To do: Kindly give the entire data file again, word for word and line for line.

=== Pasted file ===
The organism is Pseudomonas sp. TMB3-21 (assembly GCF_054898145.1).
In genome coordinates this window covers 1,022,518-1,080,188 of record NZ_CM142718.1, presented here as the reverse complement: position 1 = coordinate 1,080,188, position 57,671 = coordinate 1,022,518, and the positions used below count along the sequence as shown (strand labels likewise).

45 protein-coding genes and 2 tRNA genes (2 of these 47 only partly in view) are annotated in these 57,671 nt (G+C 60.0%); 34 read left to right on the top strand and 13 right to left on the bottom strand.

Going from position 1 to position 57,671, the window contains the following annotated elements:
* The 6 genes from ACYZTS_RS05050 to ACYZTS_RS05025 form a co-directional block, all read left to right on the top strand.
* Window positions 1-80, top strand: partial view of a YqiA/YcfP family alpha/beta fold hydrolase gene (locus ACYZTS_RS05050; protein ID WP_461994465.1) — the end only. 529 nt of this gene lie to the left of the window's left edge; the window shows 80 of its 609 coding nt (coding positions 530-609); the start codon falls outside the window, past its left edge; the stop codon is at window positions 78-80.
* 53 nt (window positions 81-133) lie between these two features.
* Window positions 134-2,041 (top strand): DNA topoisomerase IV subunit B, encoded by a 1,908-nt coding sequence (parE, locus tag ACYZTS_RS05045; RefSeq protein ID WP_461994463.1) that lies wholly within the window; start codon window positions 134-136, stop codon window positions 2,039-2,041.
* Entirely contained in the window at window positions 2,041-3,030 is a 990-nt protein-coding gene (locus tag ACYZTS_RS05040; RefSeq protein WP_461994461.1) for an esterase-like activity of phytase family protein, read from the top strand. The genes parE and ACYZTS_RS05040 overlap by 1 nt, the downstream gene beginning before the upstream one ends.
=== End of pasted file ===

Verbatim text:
The organism is Pseudomonas sp. TMB3-21 (assembly GCF_054898145.1).
In genome coordinates this window covers 1,022,518-1,080,188 of record NZ_CM142718.1, presented here as the reverse complement: position 1 = coordinate 1,080,188, position 57,671 = coordinate 1,022,518, and the positions used below count along the sequence as shown (strand labels likewise).

45 protein-coding genes and 2 tRNA genes (2 of these 47 only partly in view) are annotated in these 57,671 nt (G+C 60.0%); 34 read left to right on the top strand and 13 right to left on the bottom strand.

Going from position 1 to position 57,671, the window contains the following annotated elements:
* The 6 genes from ACYZTS_RS05050 to ACYZTS_RS05025 form a co-directional block, all read left to right on the top strand.
* Window positions 1-80, top strand: partial view of a YqiA/YcfP family alpha/beta fold hydrolase gene (locus ACYZTS_RS05050; protein ID WP_461994465.1) — the end only. 529 nt of this gene lie to the left of the window's left edge; the window shows 80 of its 609 coding nt (coding positions 530-609); the start codon falls outside the window, past its left edge; the stop codon is at window positions 78-80.
* 53 nt (window positions 81-133) lie between these two features.
* Window positions 134-2,041 (top strand): DNA topoisomerase IV subunit B, encoded by a 1,908-nt coding sequence (parE, locus tag ACYZTS_RS05045; RefSeq protein ID WP_461994463.1) that lies wholly within the window; start codon window positions 134-136, stop codon window positions 2,039-2,041.
* Entirely contained in the window at window positions 2,041-3,030 is a 990-nt protein-coding gene (locus tag ACYZTS_RS05040; RefSeq protein WP_461994461.1) for an esterase-like activity of phytase family protein, read from the top strand. The genes parE and ACYZTS_RS05040 overlap by 1 nt, the downstream gene beginning before the upstream one ends.